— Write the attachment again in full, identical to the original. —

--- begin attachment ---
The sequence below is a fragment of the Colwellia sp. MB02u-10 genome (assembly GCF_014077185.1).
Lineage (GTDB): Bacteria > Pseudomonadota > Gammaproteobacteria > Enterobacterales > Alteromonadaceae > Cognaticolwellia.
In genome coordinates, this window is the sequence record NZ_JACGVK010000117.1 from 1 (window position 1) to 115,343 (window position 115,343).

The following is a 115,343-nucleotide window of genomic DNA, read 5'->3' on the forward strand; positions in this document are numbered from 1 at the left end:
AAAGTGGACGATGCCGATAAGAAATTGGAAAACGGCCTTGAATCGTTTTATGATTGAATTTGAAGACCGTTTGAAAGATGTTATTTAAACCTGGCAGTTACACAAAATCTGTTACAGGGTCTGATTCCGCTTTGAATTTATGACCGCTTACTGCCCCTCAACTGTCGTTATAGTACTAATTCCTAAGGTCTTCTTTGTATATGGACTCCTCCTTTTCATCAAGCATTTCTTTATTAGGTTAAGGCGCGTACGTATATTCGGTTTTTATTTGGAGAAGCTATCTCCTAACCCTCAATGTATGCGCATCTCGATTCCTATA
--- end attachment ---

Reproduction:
The sequence below is a fragment of the Colwellia sp. MB02u-10 genome (assembly GCF_014077185.1).
Lineage (GTDB): Bacteria > Pseudomonadota > Gammaproteobacteria > Enterobacterales > Alteromonadaceae > Cognaticolwellia.
In genome coordinates, this window is the sequence record NZ_JACGVK010000117.1 from 1 (window position 1) to 115,343 (window position 115,343).

The following is a 115,343-nucleotide window of genomic DNA, read 5'->3' on the forward strand; positions in this document are numbered from 1 at the left end:
AAAGTGGACGATGCCGATAAGAAATTGGAAAACGGCCTTGAATCGTTTTATGATTGAATTTGAAGACCGTTTGAAAGATGTTATTTAAACCTGGCAGTTACACAAAATCTGTTACAGGGTCTGATTCCGCTTTGAATTTATGACCGCTTACTGCCCCTCAACTGTCGTTATAGTACTAATTCCTAAGGTCTTCTTTGTATATGGACTCCTCCTTTTCATCAAGCATTTCTTTATTAGGTTAAGGCGCGTACGTATATTCGGTTTTTATTTGGAGAAGCTATCTCCTAACCCTCAATGTATGCGCATCTCGATTCCTATA